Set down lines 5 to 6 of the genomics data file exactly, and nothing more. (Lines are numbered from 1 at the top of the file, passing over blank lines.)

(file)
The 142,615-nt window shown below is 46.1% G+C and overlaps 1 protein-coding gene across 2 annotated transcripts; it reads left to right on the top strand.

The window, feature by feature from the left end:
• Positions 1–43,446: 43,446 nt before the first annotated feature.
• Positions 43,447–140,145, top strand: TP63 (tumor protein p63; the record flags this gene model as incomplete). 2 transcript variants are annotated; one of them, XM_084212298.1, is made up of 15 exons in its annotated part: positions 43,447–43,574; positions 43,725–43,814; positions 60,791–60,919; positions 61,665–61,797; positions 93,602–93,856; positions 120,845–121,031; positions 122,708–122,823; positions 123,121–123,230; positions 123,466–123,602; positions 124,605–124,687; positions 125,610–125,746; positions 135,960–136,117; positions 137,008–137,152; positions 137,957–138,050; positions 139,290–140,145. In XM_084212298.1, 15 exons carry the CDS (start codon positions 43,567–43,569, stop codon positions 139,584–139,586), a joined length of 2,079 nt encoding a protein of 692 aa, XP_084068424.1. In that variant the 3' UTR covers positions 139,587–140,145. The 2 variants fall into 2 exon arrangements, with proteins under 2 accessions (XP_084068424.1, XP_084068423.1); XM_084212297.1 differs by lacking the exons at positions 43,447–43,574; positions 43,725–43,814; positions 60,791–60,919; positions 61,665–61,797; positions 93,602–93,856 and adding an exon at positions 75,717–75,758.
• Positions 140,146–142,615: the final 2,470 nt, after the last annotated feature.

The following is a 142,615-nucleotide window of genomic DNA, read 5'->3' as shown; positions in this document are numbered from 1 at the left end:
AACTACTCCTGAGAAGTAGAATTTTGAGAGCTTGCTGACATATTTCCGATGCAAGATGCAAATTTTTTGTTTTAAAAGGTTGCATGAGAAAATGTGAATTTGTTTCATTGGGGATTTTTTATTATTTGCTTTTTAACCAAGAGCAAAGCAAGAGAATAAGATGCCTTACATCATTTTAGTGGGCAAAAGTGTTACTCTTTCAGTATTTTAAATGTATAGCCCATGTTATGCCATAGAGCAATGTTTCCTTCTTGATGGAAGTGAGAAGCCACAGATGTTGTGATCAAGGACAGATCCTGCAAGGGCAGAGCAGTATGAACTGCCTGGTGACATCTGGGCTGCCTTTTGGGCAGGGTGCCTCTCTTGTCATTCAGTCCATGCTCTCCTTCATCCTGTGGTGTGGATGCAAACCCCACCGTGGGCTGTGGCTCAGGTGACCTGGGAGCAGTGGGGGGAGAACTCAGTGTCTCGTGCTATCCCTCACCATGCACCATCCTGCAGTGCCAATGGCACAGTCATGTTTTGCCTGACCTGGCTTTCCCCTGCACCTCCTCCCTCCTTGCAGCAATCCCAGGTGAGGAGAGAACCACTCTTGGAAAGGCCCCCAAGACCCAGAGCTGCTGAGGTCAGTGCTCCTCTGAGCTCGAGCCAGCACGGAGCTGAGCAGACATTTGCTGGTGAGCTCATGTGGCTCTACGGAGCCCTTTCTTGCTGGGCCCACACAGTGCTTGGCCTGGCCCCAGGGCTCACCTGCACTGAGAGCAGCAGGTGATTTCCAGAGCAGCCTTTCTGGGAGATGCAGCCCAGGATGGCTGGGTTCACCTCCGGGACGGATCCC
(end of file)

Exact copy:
• Positions 140,146–142,615: the final 2,470 nt, after the last annotated feature.

The following is a 142,615-nucleotide window of genomic DNA, read 5'->3' as shown; positions in this document are numbered from 1 at the left end: